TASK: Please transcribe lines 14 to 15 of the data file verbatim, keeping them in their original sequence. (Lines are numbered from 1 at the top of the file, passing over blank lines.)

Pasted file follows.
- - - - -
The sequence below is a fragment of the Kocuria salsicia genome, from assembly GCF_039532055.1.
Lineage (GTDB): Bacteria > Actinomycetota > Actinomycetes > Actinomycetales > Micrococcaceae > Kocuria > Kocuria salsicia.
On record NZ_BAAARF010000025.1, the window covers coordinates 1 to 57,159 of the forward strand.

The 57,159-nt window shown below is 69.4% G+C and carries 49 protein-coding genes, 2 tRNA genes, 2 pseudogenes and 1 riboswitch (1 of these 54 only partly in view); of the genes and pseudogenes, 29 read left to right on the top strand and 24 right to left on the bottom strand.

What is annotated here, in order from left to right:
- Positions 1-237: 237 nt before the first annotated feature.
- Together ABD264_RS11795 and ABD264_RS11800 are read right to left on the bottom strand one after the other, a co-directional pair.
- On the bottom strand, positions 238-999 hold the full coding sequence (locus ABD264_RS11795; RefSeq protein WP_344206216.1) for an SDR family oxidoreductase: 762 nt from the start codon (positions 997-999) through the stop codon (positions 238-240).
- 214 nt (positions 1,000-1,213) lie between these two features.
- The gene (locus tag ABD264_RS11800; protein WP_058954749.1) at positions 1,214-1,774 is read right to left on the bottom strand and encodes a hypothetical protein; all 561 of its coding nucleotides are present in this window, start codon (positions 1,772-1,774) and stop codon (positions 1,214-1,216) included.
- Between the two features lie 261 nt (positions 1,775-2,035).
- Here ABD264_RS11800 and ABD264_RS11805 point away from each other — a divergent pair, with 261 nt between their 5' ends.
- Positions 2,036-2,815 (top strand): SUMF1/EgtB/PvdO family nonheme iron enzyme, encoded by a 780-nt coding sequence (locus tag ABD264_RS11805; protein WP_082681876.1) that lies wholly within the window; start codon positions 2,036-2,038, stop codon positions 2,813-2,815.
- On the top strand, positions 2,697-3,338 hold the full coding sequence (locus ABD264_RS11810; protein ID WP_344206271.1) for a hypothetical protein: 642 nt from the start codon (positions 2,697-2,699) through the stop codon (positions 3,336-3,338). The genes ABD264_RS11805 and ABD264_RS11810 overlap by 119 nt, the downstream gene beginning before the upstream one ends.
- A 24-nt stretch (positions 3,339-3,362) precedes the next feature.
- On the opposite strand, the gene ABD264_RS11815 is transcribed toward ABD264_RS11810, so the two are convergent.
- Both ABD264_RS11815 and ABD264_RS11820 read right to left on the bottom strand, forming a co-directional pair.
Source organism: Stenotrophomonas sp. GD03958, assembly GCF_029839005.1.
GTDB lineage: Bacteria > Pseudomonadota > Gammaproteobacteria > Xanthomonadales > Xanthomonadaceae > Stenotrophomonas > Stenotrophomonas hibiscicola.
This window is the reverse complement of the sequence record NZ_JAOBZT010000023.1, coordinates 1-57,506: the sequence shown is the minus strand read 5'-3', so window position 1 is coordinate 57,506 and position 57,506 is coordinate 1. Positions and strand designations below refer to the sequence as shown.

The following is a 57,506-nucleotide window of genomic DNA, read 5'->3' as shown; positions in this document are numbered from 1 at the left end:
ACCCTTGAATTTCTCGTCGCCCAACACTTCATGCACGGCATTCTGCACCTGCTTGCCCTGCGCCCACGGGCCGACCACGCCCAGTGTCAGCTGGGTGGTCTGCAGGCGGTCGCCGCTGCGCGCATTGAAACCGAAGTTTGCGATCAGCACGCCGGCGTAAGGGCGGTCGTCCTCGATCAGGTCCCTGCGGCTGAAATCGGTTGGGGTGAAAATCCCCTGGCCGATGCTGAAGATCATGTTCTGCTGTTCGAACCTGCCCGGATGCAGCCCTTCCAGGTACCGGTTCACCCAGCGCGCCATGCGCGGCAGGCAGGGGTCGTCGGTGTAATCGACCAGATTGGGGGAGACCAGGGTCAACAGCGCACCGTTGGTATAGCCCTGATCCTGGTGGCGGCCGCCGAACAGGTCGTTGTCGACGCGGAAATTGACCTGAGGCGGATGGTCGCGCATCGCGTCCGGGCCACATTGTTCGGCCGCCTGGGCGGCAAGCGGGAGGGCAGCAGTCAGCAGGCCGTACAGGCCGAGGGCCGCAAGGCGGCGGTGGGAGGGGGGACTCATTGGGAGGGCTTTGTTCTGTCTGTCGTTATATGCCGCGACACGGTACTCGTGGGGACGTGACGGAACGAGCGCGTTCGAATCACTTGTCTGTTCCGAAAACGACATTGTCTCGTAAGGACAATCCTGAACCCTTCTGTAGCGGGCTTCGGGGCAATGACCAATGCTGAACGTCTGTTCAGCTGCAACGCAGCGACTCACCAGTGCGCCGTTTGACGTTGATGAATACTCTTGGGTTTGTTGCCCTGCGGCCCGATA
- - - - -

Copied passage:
- On the top strand, positions 2,697-3,338 hold the full coding sequence (locus ABD264_RS11810; protein ID WP_344206271.1) for a hypothetical protein: 642 nt from the start codon (positions 2,697-2,699) through the stop codon (positions 3,336-3,338). The genes ABD264_RS11805 and ABD264_RS11810 overlap by 119 nt, the downstream gene beginning before the upstream one ends.
- A 24-nt stretch (positions 3,339-3,362) precedes the next feature.